Patterns in Peru: An Adventure in Patterning

Patterns in Peru: An Adventure in Patterning

by Cindy Neuschwander, Bryan Langdo
     
 

Matt and Bibi unravel a pattern to discover a lost city

The Zills are visiting Peru to study the mysterious lost city of Quwi when Matt and Bibi stumble into an adventure.

With only each other, their faithful dog Riley, and an unusual ancient relic to guide them, the twins must use their understanding of patterns and sequences to locate the lost

Overview

Matt and Bibi unravel a pattern to discover a lost city

The Zills are visiting Peru to study the mysterious lost city of Quwi when Matt and Bibi stumble into an adventure.

With only each other, their faithful dog Riley, and an unusual ancient relic to guide them, the twins must use their understanding of patterns and sequences to locate the lost city—and the way back.

This companion to Mummy Math is a pattern-packed adventure in math that's perfect for young readers.

Editorial Reviews

Children's Literature - Ken Marantz
Matt, his sister Bibi, and their dog Riley are in Peru with their parents, who are there to help Professor Herrera search for the lost Incan city of Quwi. An ancient tunic, which Matt has put on as they travel, may have clues to its location. As the kids become separated from the adults, they notice that there seem to be warnings in the patterns on the tunic of the hazards they encounter. The tunic seems to indicate how to open a stone door and how to get through a wall to finally reach the lost city. The story is really just a frame for introducing the types of patterns used to develop pre-algebra skills. The single and double-page non-detailed watercolor illustrations depict just enough to keep the story moving, focusing on the patterns of the Incan tunic, while tossing in bits of rather fantastic adventures. The ending, when the ancient city is discovered, is a bit abrupt. The final page details suggestions for activities to extend the skills of recognizing, describing, and extending patterns introduced in the text.
School Library Journal

Gr 1�4
Twins Matt and Bibi follow up Mummy Math (Holt, 2005) with a new archaeology/math adventure. This time they accompany their scientist parents to Peru. By interpreting patterns woven into an Inca shawl, the youngsters follow clues to the Lost City of Quwi, whose location has eluded explorers for centuries. While the story defies logic and teaches little about local culture, it might serve as an introduction to classroom activities on sequence and pattern perception. Langdo's cartoonlike illustrations adequately depict patterns to decipher but do little to enliven the narrative. In fact, Matt, Bibi, and their canine companion seem oddly static even in dangerous situations. A list of suggested activities follows the story's conclusion. Jennifer Rozines Roy and Gregory Roy's Patterns in Nature (Benchmark, 2005) reinforces math concepts in a more straightforward presentation.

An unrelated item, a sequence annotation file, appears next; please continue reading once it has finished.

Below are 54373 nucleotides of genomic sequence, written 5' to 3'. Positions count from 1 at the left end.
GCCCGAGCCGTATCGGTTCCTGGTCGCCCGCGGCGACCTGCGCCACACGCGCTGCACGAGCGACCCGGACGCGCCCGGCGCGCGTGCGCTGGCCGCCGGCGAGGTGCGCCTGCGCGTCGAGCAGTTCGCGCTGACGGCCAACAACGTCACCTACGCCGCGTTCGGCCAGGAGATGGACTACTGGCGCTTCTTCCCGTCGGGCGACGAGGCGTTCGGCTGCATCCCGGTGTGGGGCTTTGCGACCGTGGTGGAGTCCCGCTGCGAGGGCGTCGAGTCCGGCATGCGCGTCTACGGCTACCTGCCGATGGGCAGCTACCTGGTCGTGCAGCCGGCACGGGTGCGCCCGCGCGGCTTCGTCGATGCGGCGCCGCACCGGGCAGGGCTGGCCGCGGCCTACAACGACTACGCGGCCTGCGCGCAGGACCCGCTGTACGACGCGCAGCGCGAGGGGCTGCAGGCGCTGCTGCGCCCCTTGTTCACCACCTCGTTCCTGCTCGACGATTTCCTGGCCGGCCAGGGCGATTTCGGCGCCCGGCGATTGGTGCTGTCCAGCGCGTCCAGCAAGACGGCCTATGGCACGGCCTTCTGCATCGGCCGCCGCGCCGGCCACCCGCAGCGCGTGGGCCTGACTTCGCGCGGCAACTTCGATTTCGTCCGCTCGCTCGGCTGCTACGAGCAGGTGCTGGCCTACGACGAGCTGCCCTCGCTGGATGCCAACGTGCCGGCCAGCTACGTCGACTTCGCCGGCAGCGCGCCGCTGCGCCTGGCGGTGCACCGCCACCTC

—Kathy PiehlCopyright 2006 Reed Business Information.

Kirkus Reviews
This latest mathematical adventure explores patterning. Matt and Bibi are in Peru so their scientist parents can help decode the patterns on a 500-year-old tunic. All the adventure-loving twins need to hear is that the tunic belonged to the messenger of a never-discovered hidden city, and they are off and running. Riding on guanacos high in the mountains, the only thing Matt can find to keep him warm is the aforementioned tunic. Rather fortuitous, as the patterns on the tunic help them survive pitfalls along the way, while the last two patterns are the key to unlocking the city's doors. Langdo's vibrantly colored watercolors support the text, but are not enough to help readers decipher the last pattern. Focusing on repeating, positional and growing patterns, this would benefit from more examples since the story overwhelms the math. A final note provides ideas for activities to practice patterning. Similar flaws mar all the books in this series, this being no exception: lack of adult supervision, disregard for artifacts and the twins' reliance on pure luck to save the day. All in all a disappointment, although it does fill a gap in the shelf for this concept. (Picture book. 6-9)

Product Details

ISBN-13:
9780805079548
Publisher:
Henry Holt and Co. (BYR)
Publication date:
04/28/2007
Edition description:
First Edition
Pages:
32
Product dimensions:
8.32(w) x 10.36(h) x 0.40(d)
Age Range:
7 - 11 Years

Meet the Author

Cindy Neuschwander is a third-grade teacher and the author of the Sir Cumference series. She lives with her family in northern California.

Bryan Langdo is the illustrator of several books for young readers. He lives in New Jersey with his wife, Nikki.

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